Jeffrey Pfeffer at Fortune makes the case that “authenticity” has limited value for good leaders:
First of all, authentic leadership is a construct with numerous dimensions, definitions, and measurements, which makes it impossible to study empirically.
Second, one component in many definitions is relational transparency—being honest with others so they know what you think of them. But this is often a horrible idea. A former student of mine once worked at a company that supposedly encouraged employees to share their honest feedback with others. She gave her boss at the time some (constructive) criticism. You can guess what happened next—the boss moved to get her insubordinate subordinate fired. Flattery is almost certainly a surer way of obtaining support than telling others what you honestly think of them. …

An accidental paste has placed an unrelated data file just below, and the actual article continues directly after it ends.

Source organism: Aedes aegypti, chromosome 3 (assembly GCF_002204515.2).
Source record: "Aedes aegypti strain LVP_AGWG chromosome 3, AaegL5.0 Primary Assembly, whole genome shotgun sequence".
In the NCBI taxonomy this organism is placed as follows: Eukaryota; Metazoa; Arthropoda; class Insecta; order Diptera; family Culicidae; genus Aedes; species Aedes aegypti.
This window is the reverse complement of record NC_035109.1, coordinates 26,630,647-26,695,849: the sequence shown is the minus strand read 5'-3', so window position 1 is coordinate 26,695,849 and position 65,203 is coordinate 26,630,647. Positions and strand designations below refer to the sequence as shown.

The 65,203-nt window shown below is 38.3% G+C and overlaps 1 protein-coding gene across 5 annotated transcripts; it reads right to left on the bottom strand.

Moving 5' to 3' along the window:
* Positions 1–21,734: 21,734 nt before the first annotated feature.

Although we often don’t like to admit it, many of the most revered and successful leaders throughout history have had hidden agendas and were willing to cut deals with ideological opponents to advance their cause. Abraham Lincoln for a time did not reveal his ultimate goal to free all the slaves in the U.S. Nor was Lincoln fully honest about the location of the Southern delegation coming to Washington to negotiate the end of the Civil War. Nelson Mandela, the father of modern South Africa, at times advocated for violence and radical views and at other times took peace-making and pro-business positions.